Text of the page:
Climate Change: The Impact On Children’s Health


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We have reached a point where there is global scientific consensus that climate change is real.  While some will debate the degree of human contribution as a cause, there is no doubt that climate change is already having a major impact on our health.

Linda Marsa, author of the compelling book, “Fevered: Why a Hotter Planet Will Hurt Our Health,” skillfully connects the dots between the warming of our planet and the effects on our health.  She warns, “Protecting ourselves from this oncoming medical meltdown is the most critical issue affecting our very survival in the coming century.”  As Deirdre Imus and I have previously written, children are most vulnerable to environmental health ills and victims of what we call “environmental injustice.”  In fact, the American Academy of Pediatrics (AAP) and the Environmental Protection Agency have both published statements documenting the major impact global climate change has specifically on children’s health.

Why are children particularly at risk?  Per the AAP, “Human health is affected by the condition of the physical environment. Because of their physical, physiologic, and cognitive immaturity, children are often most vulnerable to adverse health effects from environmental hazards. As the climate changes, environmental hazards will change and often increase, and children are likely to suffer disproportionately from these changes.”

How does climate change directly affect children’s health?  The AAP and EPA papers, along with a landmark resource co-written by Drs. Perry E. Sheffield and Philip J. Landrigan, supply ample answers.

1. Declining air quality, leading to poor respiratory health.   Air pollution has been linked to a wide range of conditions including asthma, autism, and cancer.

2. Natural disasters, leading to illness and injury as a direct result of weather events (e.g., hurricanes, fires) and secondarily due to loss of homes, food scarcity and stress.

3. Water and food-borne illnesses, primarily leading to dehydration associated with infectious gastritis and diarrhea.  Direct heat stress as well contributes to dehydration.

4. Vector-borne diseases caused by population increases of rodents and insects.  The geographical distribution of Lyme disease and malaria is already changing due to worldwide climate disruption.

5. Increased toxin exposure, as the distribution of chemicals like pesticides changes due to variations in temperature, humidity and water contamination.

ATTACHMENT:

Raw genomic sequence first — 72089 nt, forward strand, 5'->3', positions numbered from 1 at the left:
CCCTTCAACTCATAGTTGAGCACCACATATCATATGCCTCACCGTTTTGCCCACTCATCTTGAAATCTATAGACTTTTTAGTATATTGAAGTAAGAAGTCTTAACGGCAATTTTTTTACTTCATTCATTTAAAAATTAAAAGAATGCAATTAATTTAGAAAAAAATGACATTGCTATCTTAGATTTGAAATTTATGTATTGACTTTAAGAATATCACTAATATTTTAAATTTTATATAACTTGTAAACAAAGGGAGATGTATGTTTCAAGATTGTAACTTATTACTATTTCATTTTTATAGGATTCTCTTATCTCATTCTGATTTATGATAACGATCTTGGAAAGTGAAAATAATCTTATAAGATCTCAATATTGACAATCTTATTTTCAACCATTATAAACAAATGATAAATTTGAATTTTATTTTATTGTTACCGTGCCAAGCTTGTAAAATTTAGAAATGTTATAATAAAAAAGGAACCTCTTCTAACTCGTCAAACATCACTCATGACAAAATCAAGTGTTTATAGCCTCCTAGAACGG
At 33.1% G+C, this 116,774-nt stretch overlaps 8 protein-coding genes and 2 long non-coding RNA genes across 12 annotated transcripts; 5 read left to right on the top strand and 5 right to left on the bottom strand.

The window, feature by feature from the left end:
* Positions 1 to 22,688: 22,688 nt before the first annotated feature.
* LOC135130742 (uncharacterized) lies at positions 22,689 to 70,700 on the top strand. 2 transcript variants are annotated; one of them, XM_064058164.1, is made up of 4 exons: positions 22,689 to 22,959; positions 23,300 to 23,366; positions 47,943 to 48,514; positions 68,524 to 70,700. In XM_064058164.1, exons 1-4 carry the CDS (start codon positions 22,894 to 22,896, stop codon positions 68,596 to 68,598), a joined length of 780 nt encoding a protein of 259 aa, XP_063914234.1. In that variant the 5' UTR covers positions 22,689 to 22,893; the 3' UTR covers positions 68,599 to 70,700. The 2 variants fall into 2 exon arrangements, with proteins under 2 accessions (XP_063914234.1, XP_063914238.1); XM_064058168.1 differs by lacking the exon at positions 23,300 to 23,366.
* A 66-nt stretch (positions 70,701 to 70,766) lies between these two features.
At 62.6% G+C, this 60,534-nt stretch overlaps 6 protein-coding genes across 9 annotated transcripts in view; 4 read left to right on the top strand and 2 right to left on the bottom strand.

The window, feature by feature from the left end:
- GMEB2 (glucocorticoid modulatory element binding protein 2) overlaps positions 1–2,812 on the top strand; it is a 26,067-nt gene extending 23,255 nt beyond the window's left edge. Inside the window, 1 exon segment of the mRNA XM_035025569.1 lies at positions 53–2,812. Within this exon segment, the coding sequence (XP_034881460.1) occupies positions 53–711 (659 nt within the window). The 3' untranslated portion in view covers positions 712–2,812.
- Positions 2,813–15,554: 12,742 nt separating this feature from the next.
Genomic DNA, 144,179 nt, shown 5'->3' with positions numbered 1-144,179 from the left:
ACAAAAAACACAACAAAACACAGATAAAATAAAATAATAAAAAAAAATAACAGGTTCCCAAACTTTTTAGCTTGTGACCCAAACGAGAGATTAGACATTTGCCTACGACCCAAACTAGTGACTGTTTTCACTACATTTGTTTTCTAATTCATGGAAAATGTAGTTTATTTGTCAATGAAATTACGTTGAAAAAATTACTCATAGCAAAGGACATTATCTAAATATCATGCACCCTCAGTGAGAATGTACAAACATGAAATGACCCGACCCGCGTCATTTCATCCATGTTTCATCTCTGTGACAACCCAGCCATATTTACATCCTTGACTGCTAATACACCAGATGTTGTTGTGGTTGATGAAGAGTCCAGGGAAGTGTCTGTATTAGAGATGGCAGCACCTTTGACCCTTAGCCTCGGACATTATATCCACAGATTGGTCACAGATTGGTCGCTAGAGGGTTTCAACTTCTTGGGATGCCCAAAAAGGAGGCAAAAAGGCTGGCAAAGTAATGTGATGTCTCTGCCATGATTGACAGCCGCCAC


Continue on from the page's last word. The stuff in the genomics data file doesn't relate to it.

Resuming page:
6. Impact on pregnant women, leading to short- and long-term health problems for infants and children.  All of the above cited concerns have added second- and third-hand impact on children based on exposure via pregnancy.  Epigenetic theories support a “double-hit” hypothesis in which a child’s predisposition to illness is altered at the same direct exposures are increasing.  The emerging concept of the exposome – essentially, an individual’s lifetime environmental exposures – must be widened to include the periconceptual and prenatal exposures as well.

What can we do to limit the impact of climate change on children’s health?  Sheffield and Landrigan urge, “Prevention efforts directed against the health effects of climate change should acknowledge the inherent vulnerabilities of children and seek to reduce both their exposures and susceptibility.”

The EPA provides two specific suggestions:

1. Know Your Carbon Footprint: “Your carbon footprint is a measure of the greenhouse gases that you produce through activities that involve burning fossil fuels. Using less energy and reducing waste will reduce your carbon footprint.”

2. Reduce Your Carbon Footprint: “We produce greenhouse gases as a result of using energy to drive, to light and heat our homes, and through other activities that support our quality of life like growing food, taking showers, and throwing away garbage. After estimating your personal or household carbon footprint, you can take actions to reduce emissions at home, work, school, and in your community.”